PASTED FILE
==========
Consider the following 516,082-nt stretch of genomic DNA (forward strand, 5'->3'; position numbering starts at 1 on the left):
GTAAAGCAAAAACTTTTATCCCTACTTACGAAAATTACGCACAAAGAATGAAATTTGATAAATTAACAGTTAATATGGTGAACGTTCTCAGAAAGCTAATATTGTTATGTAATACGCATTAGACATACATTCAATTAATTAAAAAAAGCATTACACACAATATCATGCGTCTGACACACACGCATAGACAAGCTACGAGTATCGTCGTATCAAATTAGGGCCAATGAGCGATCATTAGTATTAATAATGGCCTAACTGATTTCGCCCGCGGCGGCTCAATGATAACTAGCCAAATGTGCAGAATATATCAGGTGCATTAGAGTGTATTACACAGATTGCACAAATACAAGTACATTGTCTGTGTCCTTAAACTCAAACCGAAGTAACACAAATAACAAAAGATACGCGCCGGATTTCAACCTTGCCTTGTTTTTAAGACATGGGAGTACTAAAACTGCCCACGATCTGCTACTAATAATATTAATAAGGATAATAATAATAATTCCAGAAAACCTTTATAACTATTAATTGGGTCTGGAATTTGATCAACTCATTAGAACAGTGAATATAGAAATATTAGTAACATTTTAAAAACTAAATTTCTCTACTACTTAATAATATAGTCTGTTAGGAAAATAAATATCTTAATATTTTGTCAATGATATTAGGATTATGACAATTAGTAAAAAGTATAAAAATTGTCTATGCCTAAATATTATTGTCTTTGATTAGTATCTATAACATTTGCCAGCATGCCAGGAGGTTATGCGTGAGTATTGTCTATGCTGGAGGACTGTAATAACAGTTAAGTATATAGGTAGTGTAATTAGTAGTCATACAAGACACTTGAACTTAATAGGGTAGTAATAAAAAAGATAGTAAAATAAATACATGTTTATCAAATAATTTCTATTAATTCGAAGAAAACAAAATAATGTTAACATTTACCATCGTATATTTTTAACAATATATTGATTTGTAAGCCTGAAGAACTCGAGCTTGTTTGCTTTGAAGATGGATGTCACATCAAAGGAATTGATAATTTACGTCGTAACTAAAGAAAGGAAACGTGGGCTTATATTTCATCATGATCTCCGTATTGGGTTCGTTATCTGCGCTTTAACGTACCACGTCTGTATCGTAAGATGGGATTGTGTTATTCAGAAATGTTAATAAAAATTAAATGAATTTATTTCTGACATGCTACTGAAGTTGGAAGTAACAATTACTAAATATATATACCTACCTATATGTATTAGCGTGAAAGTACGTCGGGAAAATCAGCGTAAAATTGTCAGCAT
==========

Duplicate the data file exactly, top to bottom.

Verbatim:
Consider the following 516,082-nt stretch of genomic DNA (forward strand, 5'->3'; position numbering starts at 1 on the left):
GTAAAGCAAAAACTTTTATCCCTACTTACGAAAATTACGCACAAAGAATGAAATTTGATAAATTAACAGTTAATATGGTGAACGTTCTCAGAAAGCTAATATTGTTATGTAATACGCATTAGACATACATTCAATTAATTAAAAAAAGCATTACACACAATATCATGCGTCTGACACACACGCATAGACAAGCTACGAGTATCGTCGTATCAAATTAGGGCCAATGAGCGATCATTAGTATTAATAATGGCCTAACTGATTTCGCCCGCGGCGGCTCAATGATAACTAGCCAAATGTGCAGAATATATCAGGTGCATTAGAGTGTATTACACAGATTGCACAAATACAAGTACATTGTCTGTGTCCTTAAACTCAAACCGAAGTAACACAAATAACAAAAGATACGCGCCGGATTTCAACCTTGCCTTGTTTTTAAGACATGGGAGTACTAAAACTGCCCACGATCTGCTACTAATAATATTAATAAGGATAATAATAATAATTCCAGAAAACCTTTATAACTATTAATTGGGTCTGGAATTTGATCAACTCATTAGAACAGTGAATATAGAAATATTAGTAACATTTTAAAAACTAAATTTCTCTACTACTTAATAATATAGTCTGTTAGGAAAATAAATATCTTAATATTTTGTCAATGATATTAGGATTATGACAATTAGTAAAAAGTATAAAAATTGTCTATGCCTAAATATTATTGTCTTTGATTAGTATCTATAACATTTGCCAGCATGCCAGGAGGTTATGCGTGAGTATTGTCTATGCTGGAGGACTGTAATAACAGTTAAGTATATAGGTAGTGTAATTAGTAGTCATACAAGACACTTGAACTTAATAGGGTAGTAATAAAAAAGATAGTAAAATAAATACATGTTTATCAAATAATTTCTATTAATTCGAAGAAAACAAAATAATGTTAACATTTACCATCGTATATTTTTAACAATATATTGATTTGTAAGCCTGAAGAACTCGAGCTTGTTTGCTTTGAAGATGGATGTCACATCAAAGGAATTGATAATTTACGTCGTAACTAAAGAAAGGAAACGTGGGCTTATATTTCATCATGATCTCCGTATTGGGTTCGTTATCTGCGCTTTAACGTACCACGTCTGTATCGTAAGATGGGATTGTGTTATTCAGAAATGTTAATAAAAATTAAATGAATTTATTTCTGACATGCTACTGAAGTTGGAAGTAACAATTACTAAATATATATACCTACCTATATGTATTAGCGTGAAAGTACGTCGGGAAAATCAGCGTAAAATTGTCAGCAT